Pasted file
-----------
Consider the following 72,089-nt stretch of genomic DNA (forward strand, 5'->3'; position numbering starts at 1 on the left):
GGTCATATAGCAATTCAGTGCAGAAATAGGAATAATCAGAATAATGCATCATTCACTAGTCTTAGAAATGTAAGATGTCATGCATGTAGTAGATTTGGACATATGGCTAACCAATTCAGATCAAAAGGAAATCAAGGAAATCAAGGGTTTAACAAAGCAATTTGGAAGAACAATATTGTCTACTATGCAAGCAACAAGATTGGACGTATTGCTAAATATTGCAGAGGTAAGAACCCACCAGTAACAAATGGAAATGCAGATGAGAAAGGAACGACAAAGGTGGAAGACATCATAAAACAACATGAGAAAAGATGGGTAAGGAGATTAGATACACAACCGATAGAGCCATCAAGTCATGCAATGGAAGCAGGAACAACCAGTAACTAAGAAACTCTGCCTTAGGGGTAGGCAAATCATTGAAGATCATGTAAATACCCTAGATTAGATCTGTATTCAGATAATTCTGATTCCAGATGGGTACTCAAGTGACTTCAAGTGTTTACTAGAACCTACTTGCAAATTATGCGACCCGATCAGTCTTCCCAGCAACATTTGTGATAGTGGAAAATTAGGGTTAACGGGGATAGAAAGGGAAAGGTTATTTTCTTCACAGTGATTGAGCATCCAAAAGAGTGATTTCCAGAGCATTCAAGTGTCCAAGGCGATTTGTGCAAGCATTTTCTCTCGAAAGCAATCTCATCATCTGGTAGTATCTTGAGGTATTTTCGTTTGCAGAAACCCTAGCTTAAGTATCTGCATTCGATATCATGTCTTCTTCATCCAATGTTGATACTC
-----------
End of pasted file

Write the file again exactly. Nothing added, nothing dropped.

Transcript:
Consider the following 72,089-nt stretch of genomic DNA (forward strand, 5'->3'; position numbering starts at 1 on the left):
GGTCATATAGCAATTCAGTGCAGAAATAGGAATAATCAGAATAATGCATCATTCACTAGTCTTAGAAATGTAAGATGTCATGCATGTAGTAGATTTGGACATATGGCTAACCAATTCAGATCAAAAGGAAATCAAGGAAATCAAGGGTTTAACAAAGCAATTTGGAAGAACAATATTGTCTACTATGCAAGCAACAAGATTGGACGTATTGCTAAATATTGCAGAGGTAAGAACCCACCAGTAACAAATGGAAATGCAGATGAGAAAGGAACGACAAAGGTGGAAGACATCATAAAACAACATGAGAAAAGATGGGTAAGGAGATTAGATACACAACCGATAGAGCCATCAAGTCATGCAATGGAAGCAGGAACAACCAGTAACTAAGAAACTCTGCCTTAGGGGTAGGCAAATCATTGAAGATCATGTAAATACCCTAGATTAGATCTGTATTCAGATAATTCTGATTCCAGATGGGTACTCAAGTGACTTCAAGTGTTTACTAGAACCTACTTGCAAATTATGCGACCCGATCAGTCTTCCCAGCAACATTTGTGATAGTGGAAAATTAGGGTTAACGGGGATAGAAAGGGAAAGGTTATTTTCTTCACAGTGATTGAGCATCCAAAAGAGTGATTTCCAGAGCATTCAAGTGTCCAAGGCGATTTGTGCAAGCATTTTCTCTCGAAAGCAATCTCATCATCTGGTAGTATCTTGAGGTATTTTCGTTTGCAGAAACCCTAGCTTAAGTATCTGCATTCGATATCATGTCTTCTTCATCCAATGTTGATACTC